Perhaps better dipped into than read through. Still, an entertaining look at presidents at play.

PRESIDENTIAL DIVERSIONS

FROM GEORGE WASHINGTON TO GEORGE W. BUSH

Thumbnail sketches of America’s 43 presidents, highlighting the amusements, pastimes and hobbies that helped each shoulder the weight of office.

Grant and Harding appear never to have risked working too hard while in office, but most chief executives were type-A personalities who had to be coaxed by family and friends into taking time out for pleasure. Reagan, like Lincoln and FDR before him, took refuge in humorous storytelling, a talent foreign to the rigid Polk, Buchanan and both Adamses. For most of our presidents, their job’s all-consuming nature left little time for diversions. Accordingly, Boller (Presidential Campaigns, 2004, etc.) sometimes pads by relating how each man spent his leisure time before and after office. Eisenhower’s and Ford’s football days were long behind them by the time they entered the White House; Jimmy Carter started writing poetry and Bush I took up skydiving after their presidencies ended. Boller’s decision to include a chapter on each of the presidents occasionally leads to strained connections. It’s also a stretch to give each chief exec his very own adjective: “studious” Rutherford B. Hayes, “bookish” James A. Garfield, “doughty” Grover Cleveland, etc. Still, taken together, some interesting trends emerge. Presidential exercise? Watch horseback riding give way to walking, then to running and mountain biking. Presidential reading? See Greek and Roman classics replaced by Zane Grey and Ian Fleming. Swimming, fishing and golf emerge as the most popular presidential sports, cards the favorite game. Boller identifies still another constant: the inescapably political dimension to anything a president does, even how he chooses to spend his leisure. Benjamin Harrison was criticized for boating on Sundays; McKinley and Kennedy both hid their enthusiasm for golf (too “undignified” in 1896, too much like Ike in 1960); and Truman moved his poker games from the White House to the presidential yacht.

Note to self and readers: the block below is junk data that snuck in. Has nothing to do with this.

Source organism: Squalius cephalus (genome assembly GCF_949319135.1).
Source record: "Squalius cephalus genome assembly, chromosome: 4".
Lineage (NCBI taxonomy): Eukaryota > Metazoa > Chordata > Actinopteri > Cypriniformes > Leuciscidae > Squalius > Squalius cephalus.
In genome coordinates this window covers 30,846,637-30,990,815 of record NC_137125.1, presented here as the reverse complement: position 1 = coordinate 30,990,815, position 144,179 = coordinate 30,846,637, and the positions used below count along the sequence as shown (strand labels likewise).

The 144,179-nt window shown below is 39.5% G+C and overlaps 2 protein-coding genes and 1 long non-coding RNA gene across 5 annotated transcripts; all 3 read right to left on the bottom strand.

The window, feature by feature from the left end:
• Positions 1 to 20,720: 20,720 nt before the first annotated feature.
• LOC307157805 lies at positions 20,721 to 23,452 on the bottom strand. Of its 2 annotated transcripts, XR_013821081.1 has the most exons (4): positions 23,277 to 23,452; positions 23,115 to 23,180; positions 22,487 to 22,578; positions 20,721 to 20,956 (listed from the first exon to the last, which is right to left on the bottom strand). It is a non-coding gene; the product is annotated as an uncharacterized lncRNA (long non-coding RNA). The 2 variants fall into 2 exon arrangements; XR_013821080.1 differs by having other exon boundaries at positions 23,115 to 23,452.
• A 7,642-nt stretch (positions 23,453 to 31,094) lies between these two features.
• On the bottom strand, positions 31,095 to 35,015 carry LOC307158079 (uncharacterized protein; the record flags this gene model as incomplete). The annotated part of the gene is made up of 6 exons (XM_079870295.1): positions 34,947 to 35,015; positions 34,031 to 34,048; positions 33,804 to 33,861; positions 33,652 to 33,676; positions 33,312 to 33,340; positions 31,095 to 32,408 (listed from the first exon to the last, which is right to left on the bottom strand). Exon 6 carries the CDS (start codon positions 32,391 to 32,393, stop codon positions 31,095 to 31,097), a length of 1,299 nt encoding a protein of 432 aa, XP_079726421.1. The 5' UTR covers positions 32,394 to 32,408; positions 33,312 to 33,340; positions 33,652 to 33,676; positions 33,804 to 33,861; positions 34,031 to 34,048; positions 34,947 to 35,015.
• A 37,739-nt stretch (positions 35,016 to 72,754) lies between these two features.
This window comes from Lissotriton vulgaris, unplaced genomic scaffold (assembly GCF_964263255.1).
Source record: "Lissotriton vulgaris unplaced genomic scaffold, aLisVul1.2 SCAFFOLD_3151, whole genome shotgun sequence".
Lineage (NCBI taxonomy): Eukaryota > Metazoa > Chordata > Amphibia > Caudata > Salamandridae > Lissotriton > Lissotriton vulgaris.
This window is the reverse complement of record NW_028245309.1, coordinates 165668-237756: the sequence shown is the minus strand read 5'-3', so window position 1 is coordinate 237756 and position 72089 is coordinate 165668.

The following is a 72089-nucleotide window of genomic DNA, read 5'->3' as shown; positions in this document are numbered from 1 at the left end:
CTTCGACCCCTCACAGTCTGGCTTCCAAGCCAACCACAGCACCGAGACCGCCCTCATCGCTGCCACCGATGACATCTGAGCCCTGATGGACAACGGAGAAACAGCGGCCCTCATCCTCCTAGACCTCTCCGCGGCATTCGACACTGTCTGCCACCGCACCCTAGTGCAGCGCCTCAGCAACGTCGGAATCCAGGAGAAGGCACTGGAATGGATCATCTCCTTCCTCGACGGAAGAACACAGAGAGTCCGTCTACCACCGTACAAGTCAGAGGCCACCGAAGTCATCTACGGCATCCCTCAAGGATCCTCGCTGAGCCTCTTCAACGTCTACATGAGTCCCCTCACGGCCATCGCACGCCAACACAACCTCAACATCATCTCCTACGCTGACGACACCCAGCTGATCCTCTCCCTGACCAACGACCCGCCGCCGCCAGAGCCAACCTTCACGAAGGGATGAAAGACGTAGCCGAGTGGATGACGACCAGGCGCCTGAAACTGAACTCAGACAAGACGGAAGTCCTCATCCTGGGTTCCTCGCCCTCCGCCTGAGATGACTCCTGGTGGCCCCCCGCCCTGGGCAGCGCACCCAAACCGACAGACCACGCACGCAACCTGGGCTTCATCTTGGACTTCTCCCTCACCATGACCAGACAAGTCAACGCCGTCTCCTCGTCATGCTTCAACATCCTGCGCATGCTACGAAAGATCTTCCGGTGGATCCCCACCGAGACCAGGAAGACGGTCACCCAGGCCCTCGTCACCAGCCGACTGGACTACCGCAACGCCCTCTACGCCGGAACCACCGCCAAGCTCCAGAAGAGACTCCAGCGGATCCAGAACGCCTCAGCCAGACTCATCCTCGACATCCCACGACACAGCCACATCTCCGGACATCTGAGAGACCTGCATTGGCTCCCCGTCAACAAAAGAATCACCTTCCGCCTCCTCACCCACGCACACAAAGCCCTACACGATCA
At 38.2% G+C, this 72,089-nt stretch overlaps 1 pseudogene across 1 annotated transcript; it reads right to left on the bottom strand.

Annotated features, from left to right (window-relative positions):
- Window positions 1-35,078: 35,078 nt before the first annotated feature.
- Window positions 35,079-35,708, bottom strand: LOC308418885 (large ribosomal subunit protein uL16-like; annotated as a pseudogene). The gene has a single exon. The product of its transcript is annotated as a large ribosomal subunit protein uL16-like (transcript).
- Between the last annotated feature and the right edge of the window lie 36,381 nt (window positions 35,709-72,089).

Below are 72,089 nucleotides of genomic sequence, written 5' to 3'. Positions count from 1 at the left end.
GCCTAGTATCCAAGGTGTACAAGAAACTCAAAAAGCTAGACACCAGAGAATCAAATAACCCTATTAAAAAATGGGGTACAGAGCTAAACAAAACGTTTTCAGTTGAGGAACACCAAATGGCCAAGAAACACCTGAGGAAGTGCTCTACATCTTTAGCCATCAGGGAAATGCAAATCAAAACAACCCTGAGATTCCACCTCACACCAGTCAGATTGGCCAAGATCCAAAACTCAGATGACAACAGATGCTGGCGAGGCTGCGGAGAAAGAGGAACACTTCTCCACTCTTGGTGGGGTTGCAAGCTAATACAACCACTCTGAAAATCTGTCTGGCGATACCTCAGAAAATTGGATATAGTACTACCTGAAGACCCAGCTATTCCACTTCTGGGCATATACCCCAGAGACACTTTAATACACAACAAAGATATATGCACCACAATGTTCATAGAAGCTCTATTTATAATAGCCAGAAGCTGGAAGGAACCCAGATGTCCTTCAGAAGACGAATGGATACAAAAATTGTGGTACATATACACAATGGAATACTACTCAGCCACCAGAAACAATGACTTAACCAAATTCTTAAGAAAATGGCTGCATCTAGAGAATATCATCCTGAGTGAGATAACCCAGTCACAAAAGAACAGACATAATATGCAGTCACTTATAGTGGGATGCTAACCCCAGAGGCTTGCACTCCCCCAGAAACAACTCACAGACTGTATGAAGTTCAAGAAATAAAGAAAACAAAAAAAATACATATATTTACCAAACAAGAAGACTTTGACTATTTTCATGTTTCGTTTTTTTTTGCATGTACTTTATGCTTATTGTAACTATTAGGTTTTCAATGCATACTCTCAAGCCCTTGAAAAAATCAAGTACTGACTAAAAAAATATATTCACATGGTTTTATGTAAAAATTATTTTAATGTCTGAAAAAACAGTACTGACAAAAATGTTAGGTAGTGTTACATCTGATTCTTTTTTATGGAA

Perhaps better dipped into than read through. Still, an entertaining look at presidents at play.

Pub Date: June 4, 2007

ISBN: 0-15-100612-1

Page Count: 432

Publisher: Harcourt

Review Posted Online: May 20, 2010

Kirkus Reviews Issue: March 1, 2007

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If the authors are serious, this is a silly, distasteful book. If they are not, it’s a brilliant satire.

THE 48 LAWS OF POWER

The authors have created a sort of anti-Book of Virtues in this encyclopedic compendium of the ways and means of power.